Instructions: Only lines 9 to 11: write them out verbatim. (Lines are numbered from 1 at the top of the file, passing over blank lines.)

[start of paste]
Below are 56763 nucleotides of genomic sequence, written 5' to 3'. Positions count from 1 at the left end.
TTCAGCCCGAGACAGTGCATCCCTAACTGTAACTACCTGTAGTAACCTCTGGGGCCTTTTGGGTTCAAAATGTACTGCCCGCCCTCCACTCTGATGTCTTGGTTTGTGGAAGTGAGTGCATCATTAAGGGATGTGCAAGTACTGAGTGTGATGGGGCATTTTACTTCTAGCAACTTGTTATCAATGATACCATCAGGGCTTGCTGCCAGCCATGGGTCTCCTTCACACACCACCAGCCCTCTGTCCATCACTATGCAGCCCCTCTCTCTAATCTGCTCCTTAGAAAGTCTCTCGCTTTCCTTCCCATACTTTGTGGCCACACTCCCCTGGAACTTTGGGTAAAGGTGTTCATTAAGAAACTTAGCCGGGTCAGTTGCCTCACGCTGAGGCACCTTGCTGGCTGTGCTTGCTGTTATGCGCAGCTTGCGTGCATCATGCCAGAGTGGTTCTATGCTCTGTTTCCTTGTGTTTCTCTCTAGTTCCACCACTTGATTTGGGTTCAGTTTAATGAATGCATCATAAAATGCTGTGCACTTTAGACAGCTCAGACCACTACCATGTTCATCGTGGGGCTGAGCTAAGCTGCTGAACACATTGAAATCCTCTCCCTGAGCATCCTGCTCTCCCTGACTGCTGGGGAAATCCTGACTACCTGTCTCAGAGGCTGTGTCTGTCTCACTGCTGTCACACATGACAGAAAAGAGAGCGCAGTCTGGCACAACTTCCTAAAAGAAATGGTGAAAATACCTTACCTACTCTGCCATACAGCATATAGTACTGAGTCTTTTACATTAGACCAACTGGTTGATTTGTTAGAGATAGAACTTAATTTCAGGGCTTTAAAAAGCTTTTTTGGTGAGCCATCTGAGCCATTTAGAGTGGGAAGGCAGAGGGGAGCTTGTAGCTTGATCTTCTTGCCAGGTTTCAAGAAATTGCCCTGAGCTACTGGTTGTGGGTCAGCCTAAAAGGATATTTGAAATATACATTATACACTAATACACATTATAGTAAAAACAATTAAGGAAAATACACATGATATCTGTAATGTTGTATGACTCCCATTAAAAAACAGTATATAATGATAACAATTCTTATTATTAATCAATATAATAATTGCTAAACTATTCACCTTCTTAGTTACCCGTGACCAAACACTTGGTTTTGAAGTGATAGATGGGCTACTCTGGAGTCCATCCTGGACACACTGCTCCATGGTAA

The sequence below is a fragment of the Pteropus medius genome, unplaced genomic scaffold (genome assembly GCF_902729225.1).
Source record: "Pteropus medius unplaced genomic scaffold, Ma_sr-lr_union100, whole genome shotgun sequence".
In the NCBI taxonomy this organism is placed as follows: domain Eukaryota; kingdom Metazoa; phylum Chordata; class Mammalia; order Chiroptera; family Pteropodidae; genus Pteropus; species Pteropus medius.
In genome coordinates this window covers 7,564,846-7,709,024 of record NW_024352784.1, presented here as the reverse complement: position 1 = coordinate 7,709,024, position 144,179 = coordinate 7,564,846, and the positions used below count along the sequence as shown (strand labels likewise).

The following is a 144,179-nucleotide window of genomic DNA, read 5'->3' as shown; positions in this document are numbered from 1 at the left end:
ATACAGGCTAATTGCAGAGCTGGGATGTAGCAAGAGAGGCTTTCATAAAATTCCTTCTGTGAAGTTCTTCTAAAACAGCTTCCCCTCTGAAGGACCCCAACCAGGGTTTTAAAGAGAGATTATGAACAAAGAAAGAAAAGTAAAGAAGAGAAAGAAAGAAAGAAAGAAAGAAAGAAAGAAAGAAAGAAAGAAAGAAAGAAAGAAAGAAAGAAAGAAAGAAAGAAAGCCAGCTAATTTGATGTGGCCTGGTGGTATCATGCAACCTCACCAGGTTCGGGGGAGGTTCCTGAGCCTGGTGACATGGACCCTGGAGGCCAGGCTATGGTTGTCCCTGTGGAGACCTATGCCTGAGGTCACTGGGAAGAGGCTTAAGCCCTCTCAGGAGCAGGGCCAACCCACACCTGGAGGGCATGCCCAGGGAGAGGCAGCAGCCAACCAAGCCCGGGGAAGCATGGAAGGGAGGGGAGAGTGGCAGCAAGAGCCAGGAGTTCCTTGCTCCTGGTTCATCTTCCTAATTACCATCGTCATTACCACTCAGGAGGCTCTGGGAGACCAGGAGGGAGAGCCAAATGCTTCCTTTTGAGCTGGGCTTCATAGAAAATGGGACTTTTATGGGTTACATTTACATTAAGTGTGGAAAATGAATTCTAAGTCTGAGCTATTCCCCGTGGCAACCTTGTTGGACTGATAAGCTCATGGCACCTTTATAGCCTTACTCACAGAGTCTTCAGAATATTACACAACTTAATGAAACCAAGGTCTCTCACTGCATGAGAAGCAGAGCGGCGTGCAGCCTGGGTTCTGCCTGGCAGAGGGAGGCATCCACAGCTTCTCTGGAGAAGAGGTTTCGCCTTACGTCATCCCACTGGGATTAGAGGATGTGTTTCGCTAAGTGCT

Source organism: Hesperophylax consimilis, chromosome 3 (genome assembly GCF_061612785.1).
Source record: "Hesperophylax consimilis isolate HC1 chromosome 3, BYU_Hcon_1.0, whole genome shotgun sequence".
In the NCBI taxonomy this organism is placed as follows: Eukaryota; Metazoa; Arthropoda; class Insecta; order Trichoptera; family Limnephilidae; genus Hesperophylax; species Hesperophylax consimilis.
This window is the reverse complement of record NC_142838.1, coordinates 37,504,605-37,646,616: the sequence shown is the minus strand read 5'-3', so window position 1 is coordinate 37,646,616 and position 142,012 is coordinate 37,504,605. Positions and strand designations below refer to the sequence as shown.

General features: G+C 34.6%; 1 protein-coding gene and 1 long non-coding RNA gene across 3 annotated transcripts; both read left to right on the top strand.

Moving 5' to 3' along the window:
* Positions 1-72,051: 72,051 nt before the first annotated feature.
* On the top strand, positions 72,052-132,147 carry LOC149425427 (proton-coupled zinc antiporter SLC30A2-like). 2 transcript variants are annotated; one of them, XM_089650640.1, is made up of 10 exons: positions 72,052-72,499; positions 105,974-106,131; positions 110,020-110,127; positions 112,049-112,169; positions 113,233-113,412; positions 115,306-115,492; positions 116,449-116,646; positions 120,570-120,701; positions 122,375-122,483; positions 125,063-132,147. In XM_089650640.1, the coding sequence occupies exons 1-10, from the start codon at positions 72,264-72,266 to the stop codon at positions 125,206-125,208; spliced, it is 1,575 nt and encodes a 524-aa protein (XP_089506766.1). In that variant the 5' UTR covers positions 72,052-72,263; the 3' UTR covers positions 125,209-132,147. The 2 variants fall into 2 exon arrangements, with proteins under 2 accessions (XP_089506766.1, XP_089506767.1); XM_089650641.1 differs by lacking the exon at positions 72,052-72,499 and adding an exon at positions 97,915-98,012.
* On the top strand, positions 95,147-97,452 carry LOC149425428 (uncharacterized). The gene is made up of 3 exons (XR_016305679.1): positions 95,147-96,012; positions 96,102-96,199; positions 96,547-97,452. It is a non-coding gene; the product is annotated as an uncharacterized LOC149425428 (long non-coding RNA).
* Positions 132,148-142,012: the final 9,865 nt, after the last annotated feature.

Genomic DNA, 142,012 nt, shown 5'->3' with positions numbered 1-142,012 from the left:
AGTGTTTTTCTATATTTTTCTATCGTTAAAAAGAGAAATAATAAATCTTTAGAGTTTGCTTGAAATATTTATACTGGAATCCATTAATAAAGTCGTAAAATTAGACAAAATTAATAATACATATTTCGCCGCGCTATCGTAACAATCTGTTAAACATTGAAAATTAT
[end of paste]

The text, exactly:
Source organism: Hesperophylax consimilis, chromosome 3 (genome assembly GCF_061612785.1).
Source record: "Hesperophylax consimilis isolate HC1 chromosome 3, BYU_Hcon_1.0, whole genome shotgun sequence".
In the NCBI taxonomy this organism is placed as follows: Eukaryota; Metazoa; Arthropoda; class Insecta; order Trichoptera; family Limnephilidae; genus Hesperophylax; species Hesperophylax consimilis.